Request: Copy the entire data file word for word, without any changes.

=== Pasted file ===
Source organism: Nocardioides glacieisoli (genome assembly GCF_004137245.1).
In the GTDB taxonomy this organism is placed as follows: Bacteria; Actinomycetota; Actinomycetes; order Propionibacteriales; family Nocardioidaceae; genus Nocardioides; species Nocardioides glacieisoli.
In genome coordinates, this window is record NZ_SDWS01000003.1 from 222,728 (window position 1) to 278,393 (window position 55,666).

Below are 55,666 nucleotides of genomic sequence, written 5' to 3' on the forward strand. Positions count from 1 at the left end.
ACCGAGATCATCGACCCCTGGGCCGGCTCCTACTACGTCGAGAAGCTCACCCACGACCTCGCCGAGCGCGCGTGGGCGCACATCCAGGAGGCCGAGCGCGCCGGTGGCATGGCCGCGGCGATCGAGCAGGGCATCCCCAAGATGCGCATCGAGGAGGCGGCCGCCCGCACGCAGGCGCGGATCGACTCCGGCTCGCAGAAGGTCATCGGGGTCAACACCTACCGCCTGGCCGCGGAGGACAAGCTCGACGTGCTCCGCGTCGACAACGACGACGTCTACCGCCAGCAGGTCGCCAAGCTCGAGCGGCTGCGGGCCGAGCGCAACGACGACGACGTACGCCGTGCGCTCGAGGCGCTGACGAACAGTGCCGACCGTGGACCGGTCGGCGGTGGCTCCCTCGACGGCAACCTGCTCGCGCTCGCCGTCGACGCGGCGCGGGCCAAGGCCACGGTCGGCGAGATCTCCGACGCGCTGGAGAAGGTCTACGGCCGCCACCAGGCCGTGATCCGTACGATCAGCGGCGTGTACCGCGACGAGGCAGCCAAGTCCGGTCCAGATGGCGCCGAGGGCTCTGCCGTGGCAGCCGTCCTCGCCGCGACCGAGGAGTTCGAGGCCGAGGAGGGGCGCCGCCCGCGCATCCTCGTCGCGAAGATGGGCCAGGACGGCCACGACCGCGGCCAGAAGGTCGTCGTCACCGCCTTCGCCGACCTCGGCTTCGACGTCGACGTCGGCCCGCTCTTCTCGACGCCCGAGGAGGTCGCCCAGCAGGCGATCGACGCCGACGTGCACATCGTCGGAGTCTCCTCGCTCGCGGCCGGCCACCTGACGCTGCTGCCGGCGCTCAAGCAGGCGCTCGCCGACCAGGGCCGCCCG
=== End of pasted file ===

Source organism: Nocardioides glacieisoli (genome assembly GCF_004137245.1).
In the GTDB taxonomy this organism is placed as follows: Bacteria; Actinomycetota; Actinomycetes; order Propionibacteriales; family Nocardioidaceae; genus Nocardioides; species Nocardioides glacieisoli.
In genome coordinates, this window is record NZ_SDWS01000003.1 from 222,728 (window position 1) to 278,393 (window position 55,666).

Below are 55,666 nucleotides of genomic sequence, written 5' to 3' on the forward strand. Positions count from 1 at the left end.
ACCGAGATCATCGACCCCTGGGCCGGCTCCTACTACGTCGAGAAGCTCACCCACGACCTCGCCGAGCGCGCGTGGGCGCACATCCAGGAGGCCGAGCGCGCCGGTGGCATGGCCGCGGCGATCGAGCAGGGCATCCCCAAGATGCGCATCGAGGAGGCGGCCGCCCGCACGCAGGCGCGGATCGACTCCGGCTCGCAGAAGGTCATCGGGGTCAACACCTACCGCCTGGCCGCGGAGGACAAGCTCGACGTGCTCCGCGTCGACAACGACGACGTCTACCGCCAGCAGGTCGCCAAGCTCGAGCGGCTGCGGGCCGAGCGCAACGACGACGACGTACGCCGTGCGCTCGAGGCGCTGACGAACAGTGCCGACCGTGGACCGGTCGGCGGTGGCTCCCTCGACGGCAACCTGCTCGCGCTCGCCGTCGACGCGGCGCGGGCCAAGGCCACGGTCGGCGAGATCTCCGACGCGCTGGAGAAGGTCTACGGCCGCCACCAGGCCGTGATCCGTACGATCAGCGGCGTGTACCGCGACGAGGCAGCCAAGTCCGGTCCAGATGGCGCCGAGGGCTCTGCCGTGGCAGCCGTCCTCGCCGCGACCGAGGAGTTCGAGGCCGAGGAGGGGCGCCGCCCGCGCATCCTCGTCGCGAAGATGGGCCAGGACGGCCACGACCGCGGCCAGAAGGTCGTCGTCACCGCCTTCGCCGACCTCGGCTTCGACGTCGACGTCGGCCCGCTCTTCTCGACGCCCGAGGAGGTCGCCCAGCAGGCGATCGACGCCGACGTGCACATCGTCGGAGTCTCCTCGCTCGCGGCCGGCCACCTGACGCTGCTGCCGGCGCTCAAGCAGGCGCTCGCCGACCAGGGCCGCCCG